Another Radha Krsna Temple

A couple of months back we wrote about finding a nice vinyl re-issue copy of Radha Krsna Temple. It’s another of the LPs from the early 1990s when Apple Records first began reissuing its back catalogue. That series, especially vinyl examples, is definitely in the “hard-to-find” category now and so securing an almost mint copy for the collection was a bonus.

When doing some further research on the George Harrison produced Radha Krsna Temple it was a surprise to discover that the album is still in print as a CD via a completely different source – the Australian Krishna Store. The “store” is based in the small Queensland town of Eumundi, which is up behind the Sunshine Coast. Of course, being mad completists, we had to have a copy so we ordered it online and the CD was posted to us direct from India.

As you can see below, this edition has a different cover and contains a couple of different bonus tracks to those included on the official 2010 Apple CD re-issue (included in the Fresh From Apple box set).

The CD from the Krishna Store looks like this:radha-cover

And here’s the rear cover:radha-rear

It is a cardboard gatefold, digi-pac-style cover that opens up like this:radha-inside

The additional bonus tracks on this disc are a different version of ‘Hare Krsna Mantra’, and ‘Purport by Srīla Prabhupāda‘. (The bonus track ‘Prayer to the Spiritual Masters’ was included on both the 1993 and 2010 Apple re-issues).radha-cd

This isn’t the first time that Radha Krsna Temple has been re-issued by a completely separate entity. Well before Apple first did re-released the album in 1993 (and again in 2010), the recording was re-packaged in 1973 on vinyl as Goddess of Fortune, on the Spiritual Sky label:goddess-of-fortune-2

George Harrison – Behind The Locked Door Biography

Just got a copy today of George Harrison – Behind The Locked Door by Graeme Thomson and am taking it away on holiday this week to read. Looking forward to it immensely:george-harrison-biog Here’s a review from the Chicago Tribune.

Splinter – The Place I Love

One of our favourite places in Sydney to crate dig is Revolve Records and Relics, and it has come up with another Beatle-related treasure for the collection.

Splinter was one of the first bands signed to George Harrison’s Dark Horse record label in 1974, and The Place I Love was their debut album:Splinter coverSplinter rear coverThey were a two-man band hailing from the town of South Shields in England. Bill Elliott and Bob Purvis wrote all their own material, were produced by George Harrison, and were joined on this album by Harrison (on guitar, mandolin, bass, harmonium and percussion and using the pseudonyms Hari Georgeson, P. Roducer and Jai Raj Harisein), as well as the likes of Klaus Voormann (bass), Billy Preston (organ), Jim Keltner (drums) and Gary Wright (piano).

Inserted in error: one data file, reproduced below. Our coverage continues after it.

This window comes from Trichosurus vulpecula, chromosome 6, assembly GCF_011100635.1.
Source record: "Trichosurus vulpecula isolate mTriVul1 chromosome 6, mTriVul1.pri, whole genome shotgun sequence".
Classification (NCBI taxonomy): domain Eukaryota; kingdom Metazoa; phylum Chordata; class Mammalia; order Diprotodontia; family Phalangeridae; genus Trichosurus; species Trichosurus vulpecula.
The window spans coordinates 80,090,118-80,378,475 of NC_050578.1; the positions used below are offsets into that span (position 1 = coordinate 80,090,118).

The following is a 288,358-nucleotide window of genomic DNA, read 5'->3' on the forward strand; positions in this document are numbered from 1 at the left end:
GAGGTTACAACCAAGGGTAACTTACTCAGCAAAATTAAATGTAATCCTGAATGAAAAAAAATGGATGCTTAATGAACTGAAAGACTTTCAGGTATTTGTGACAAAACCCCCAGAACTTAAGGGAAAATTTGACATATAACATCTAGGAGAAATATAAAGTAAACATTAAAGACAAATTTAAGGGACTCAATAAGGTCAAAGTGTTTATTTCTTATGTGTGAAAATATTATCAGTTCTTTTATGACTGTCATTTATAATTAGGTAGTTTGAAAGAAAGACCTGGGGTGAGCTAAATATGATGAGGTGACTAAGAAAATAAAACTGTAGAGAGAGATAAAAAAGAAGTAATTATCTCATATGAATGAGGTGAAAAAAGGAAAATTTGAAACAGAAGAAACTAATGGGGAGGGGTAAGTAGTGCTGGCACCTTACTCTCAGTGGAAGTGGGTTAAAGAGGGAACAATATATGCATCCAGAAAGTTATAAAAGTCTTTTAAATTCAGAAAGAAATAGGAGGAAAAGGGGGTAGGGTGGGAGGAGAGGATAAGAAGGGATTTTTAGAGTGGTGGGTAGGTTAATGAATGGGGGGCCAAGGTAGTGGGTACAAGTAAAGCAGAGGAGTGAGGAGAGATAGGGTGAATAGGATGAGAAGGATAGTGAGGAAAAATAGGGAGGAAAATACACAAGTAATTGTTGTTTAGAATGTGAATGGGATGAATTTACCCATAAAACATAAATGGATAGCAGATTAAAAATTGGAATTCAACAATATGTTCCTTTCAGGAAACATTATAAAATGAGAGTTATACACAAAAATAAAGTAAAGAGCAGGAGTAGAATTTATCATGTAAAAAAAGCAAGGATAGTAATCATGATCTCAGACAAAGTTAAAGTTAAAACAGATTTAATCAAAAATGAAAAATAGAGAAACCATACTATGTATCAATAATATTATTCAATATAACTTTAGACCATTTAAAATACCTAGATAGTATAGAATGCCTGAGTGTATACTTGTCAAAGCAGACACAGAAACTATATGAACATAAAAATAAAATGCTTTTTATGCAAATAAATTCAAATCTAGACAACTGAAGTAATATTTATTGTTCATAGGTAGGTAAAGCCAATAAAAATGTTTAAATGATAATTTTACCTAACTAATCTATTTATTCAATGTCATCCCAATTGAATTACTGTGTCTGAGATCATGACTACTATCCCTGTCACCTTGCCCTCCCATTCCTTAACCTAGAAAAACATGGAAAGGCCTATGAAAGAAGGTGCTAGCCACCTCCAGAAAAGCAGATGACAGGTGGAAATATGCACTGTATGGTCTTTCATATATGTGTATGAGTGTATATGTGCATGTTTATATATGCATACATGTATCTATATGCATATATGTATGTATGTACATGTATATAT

The album was recorded at Harrison’s Friar Park home studio.

This is an Australian pressing. The cover is a gatefold, graced with a sepia-toned historic street scene of The London Hotel, taken in the late 1800’s in Splinter’s home town of South Shields.  Splinter gatefold

Here’s the LP’s ever-stylish Dark Horse label:Splinter label

There’s also a single sheet insert with the song lyrics printed on each side:

Splinter insert

And an inner bag made of heavy paper and stamped with the Dark Horse logo to hold the record:Splinter inner

Splinter’s Bill Elliot has another strong Beatle connection. John Lennon had earlier invited him to perform the song ‘God Save Us‘ with The Elastic Oz Band. Released as a 7″ single on Apple Records in the US in 1971. This was a protest song in support of the underground publication Oz magazine, then embroiled in the famous Oz obscenity court case.God Save Us

 

George Harrison – The Stories Behind the Albums

We just had an email from Universal Music alerting us that the George Harrison page on their site has some new content.

Every week, music writer Richard Havers will review each of the fourteen Harrison solo albums and tell the stories behind them. Each review will contain audio streams of the album (Spotify and Deezer), quotes, insights and soundbites.

So far they have up there: Wonderwall Music; Electronic Sound; All Things Must Pass; The Concert for Bangladesh; and Living in the Material World.

1WonderwallMusic

2ElectronicSound3AllThingsMustPass3ConcertForBangladesh5LivingInAMaterialWorldGeorge-Harrison-150x150

Ravi Shankar – ‘In Celebration’ 4CD Set

In 1995 George Harrison was producer of an impressive 4 CD compilation box set honouring the musical life and genius of his friend and mentor, the Indian master musician Ravi Shankar. It was called In Celebration and it formed a key part of the celebrations that year marking Shankar’s 75th birthday.

The four CDs trace four distinct aspects of Shankar’s output: Classical Sitar; Orchestral and Ensembles; East-West Collaboration; and Vocal and Experimental.

The set was released on the Angel label (an EMI subsidiary specialising in classical music), and George’s own Dark Horse Records label.

Because it was expensive the following year (1996) there was also an In Celebration – Highlights single-disc version for those wanting a taste from each of the four CDs:Ravi Highlights1Ravi Highlights2Ravi Highlights3